ALBANY, Ga. -- Last month, when Butch Mosely accepted the job as interim superintendent of the Dougherty County School System, he promised a more open and communicative administration.
That promise was put to the test this week with two public meetings on possible school closures and a trip to Atlanta to "throw himself upon the mercy" of the State Board of Education.
On Monday and Thursday, Mosely and the School Board listened to concerns and comments from nearly 30 different citizens in regard to the possible closure of Sylvester Road Elementary and Dougherty Middle schools and the repurposing of Magnolia Elementary.
"School closures and rezoning are two of the most contentious issues any school district can face," Mosely said. "These hearings give people the opportunity to speak and provide the board with more input. After all is said and done, I hope people will say the process was fair and transparent."
On Wednesday, Mosely and Executive Director of Finance and Operations Ken Dyer and two more staff members drove to Atlanta to meet with the State Board of Education. In December, the DOE placed the district on "high risk" status and is currently sitting on more than $12 million of the school system's FY 2013 federal allotment money.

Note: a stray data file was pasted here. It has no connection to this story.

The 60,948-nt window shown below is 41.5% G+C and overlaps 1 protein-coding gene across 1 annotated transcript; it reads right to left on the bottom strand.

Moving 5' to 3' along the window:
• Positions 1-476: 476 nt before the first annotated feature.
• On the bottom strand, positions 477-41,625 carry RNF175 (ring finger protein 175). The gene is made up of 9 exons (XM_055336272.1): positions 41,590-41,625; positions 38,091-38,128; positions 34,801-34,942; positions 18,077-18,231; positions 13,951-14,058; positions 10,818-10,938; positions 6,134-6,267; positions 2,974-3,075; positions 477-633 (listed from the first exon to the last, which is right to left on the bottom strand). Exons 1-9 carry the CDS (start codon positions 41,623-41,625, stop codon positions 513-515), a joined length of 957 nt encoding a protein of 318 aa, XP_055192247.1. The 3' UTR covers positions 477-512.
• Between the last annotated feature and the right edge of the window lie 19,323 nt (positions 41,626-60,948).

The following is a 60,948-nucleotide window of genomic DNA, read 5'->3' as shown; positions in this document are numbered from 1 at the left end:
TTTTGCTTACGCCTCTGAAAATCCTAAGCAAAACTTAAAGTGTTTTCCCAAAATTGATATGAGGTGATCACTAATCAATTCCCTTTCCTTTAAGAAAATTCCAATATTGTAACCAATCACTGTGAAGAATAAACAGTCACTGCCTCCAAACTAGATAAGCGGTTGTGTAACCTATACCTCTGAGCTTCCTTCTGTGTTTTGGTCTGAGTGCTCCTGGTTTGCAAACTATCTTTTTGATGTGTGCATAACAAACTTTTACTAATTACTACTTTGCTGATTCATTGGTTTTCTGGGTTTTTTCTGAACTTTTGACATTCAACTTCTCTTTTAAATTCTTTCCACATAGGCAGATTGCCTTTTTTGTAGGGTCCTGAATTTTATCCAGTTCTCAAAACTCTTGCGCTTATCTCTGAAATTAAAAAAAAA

The object of the trip, Mosely said, was to assure state officials that "there is a new sheriff in Dougherty County who is going to insist on doing things the right way."
The state is concerned about the district's Title I, Race to the Top and School Improvement Grant funding, and the "high risk" status has the DCSS currently locked into reimbursement status.
"We were very well-received by the DOE people," Mosely said. "All the major players were there. They told us where we were and what we have to do to get out of this mess we are currently in. Basically, we have to convince them of our commitment to change."
The DOE remembers its history with the system, a history that involves uncooperative staff, incomplete documents and a lack of support from the central office to the field (schools).
"I think Dr. (Ufot) Inyang (the system's new director of curriculum and instruction) will fix those problems ASAP," Mosely said. "In the past, many staff members did not seem receptive to correcting problems. Well, that's gonna change."
Mosely said he and his team left the DOE meeting with good feelings.
"I am cautiously optimistic they will soon be freeing up the held funding and remove us from high risk status," the superintendent said. "Then we can begin taking a hard look at our personnel. But we need to get this thing with the DOE settled first; then we can really begin to move the system forward."